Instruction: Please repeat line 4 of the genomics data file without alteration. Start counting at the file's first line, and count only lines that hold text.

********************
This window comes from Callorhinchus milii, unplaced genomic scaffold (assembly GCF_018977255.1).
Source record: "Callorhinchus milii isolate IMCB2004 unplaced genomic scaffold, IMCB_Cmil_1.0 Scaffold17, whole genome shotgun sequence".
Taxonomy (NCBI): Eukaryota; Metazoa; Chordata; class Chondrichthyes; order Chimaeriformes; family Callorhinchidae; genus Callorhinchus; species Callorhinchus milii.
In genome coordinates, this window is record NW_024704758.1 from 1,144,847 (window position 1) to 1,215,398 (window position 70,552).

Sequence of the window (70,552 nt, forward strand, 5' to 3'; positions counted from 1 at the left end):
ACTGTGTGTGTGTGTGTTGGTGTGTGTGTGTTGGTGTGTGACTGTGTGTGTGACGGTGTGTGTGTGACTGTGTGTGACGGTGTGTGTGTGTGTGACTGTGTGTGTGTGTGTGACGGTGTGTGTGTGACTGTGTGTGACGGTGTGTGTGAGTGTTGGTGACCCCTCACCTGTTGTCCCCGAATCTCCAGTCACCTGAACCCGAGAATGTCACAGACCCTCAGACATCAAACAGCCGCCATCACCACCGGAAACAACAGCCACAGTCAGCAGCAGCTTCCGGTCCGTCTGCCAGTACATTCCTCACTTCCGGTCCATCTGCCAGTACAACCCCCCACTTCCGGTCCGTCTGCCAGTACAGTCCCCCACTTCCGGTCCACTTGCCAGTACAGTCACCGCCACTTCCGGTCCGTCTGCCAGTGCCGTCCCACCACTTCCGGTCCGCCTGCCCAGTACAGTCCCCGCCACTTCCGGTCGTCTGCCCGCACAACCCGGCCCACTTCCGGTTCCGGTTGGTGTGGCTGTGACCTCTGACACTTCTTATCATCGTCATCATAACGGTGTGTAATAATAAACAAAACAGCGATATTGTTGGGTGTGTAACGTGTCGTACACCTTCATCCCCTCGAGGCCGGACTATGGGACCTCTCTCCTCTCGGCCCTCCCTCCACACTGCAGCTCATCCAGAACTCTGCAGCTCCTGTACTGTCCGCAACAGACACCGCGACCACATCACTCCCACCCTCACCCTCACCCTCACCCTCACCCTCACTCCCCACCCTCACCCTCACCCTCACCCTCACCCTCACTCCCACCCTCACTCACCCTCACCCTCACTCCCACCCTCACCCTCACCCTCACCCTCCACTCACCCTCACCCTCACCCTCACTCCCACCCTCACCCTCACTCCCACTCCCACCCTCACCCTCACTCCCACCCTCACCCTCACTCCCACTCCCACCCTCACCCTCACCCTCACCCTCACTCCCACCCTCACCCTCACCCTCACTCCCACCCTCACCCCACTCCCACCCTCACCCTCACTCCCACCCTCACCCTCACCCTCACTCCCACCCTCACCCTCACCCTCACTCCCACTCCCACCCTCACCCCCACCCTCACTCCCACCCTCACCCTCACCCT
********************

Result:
In genome coordinates, this window is record NW_024704758.1 from 1,144,847 (window position 1) to 1,215,398 (window position 70,552).